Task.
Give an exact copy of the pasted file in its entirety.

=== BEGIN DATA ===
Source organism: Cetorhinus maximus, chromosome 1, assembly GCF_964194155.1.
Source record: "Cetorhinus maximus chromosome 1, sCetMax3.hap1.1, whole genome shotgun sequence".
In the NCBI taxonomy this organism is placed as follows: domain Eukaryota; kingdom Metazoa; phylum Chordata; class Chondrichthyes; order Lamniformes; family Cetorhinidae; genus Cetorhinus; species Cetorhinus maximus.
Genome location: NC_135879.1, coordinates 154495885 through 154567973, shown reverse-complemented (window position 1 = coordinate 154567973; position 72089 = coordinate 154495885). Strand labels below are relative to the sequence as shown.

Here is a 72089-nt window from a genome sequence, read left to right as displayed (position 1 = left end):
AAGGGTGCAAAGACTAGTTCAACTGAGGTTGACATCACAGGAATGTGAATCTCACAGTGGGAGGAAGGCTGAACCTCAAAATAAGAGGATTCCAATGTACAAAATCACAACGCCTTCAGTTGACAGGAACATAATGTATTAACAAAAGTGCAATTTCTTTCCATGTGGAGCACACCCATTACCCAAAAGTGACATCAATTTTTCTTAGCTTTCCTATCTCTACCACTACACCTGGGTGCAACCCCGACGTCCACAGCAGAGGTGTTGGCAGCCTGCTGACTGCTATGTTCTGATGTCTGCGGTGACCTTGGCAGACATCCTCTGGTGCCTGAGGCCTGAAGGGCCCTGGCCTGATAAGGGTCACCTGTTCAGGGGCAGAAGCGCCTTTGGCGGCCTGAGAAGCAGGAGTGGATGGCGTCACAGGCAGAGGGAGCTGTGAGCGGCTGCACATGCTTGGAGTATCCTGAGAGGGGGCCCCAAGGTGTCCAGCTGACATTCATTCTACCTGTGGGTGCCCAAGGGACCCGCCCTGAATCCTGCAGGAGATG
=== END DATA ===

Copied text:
Source organism: Cetorhinus maximus, chromosome 1, assembly GCF_964194155.1.
Source record: "Cetorhinus maximus chromosome 1, sCetMax3.hap1.1, whole genome shotgun sequence".
In the NCBI taxonomy this organism is placed as follows: domain Eukaryota; kingdom Metazoa; phylum Chordata; class Chondrichthyes; order Lamniformes; family Cetorhinidae; genus Cetorhinus; species Cetorhinus maximus.
Genome location: NC_135879.1, coordinates 154495885 through 154567973, shown reverse-complemented (window position 1 = coordinate 154567973; position 72089 = coordinate 154495885). Strand labels below are relative to the sequence as shown.

Here is a 72089-nt window from a genome sequence, read left to right as displayed (position 1 = left end):
AAGGGTGCAAAGACTAGTTCAACTGAGGTTGACATCACAGGAATGTGAATCTCACAGTGGGAGGAAGGCTGAACCTCAAAATAAGAGGATTCCAATGTACAAAATCACAACGCCTTCAGTTGACAGGAACATAATGTATTAACAAAAGTGCAATTTCTTTCCATGTGGAGCACACCCATTACCCAAAAGTGACATCAATTTTTCTTAGCTTTCCTATCTCTACCACTACACCTGGGTGCAACCCCGACGTCCACAGCAGAGGTGTTGGCAGCCTGCTGACTGCTATGTTCTGATGTCTGCGGTGACCTTGGCAGACATCCTCTGGTGCCTGAGGCCTGAAGGGCCCTGGCCTGATAAGGGTCACCTGTTCAGGGGCAGAAGCGCCTTTGGCGGCCTGAGAAGCAGGAGTGGATGGCGTCACAGGCAGAGGGAGCTGTGAGCGGCTGCACATGCTTGGAGTATCCTGAGAGGGGGCCCCAAGGTGTCCAGCTGACATTCATTCTACCTGTGGGTGCCCAAGGGACCCGCCCTGAATCCTGCAGGAGATG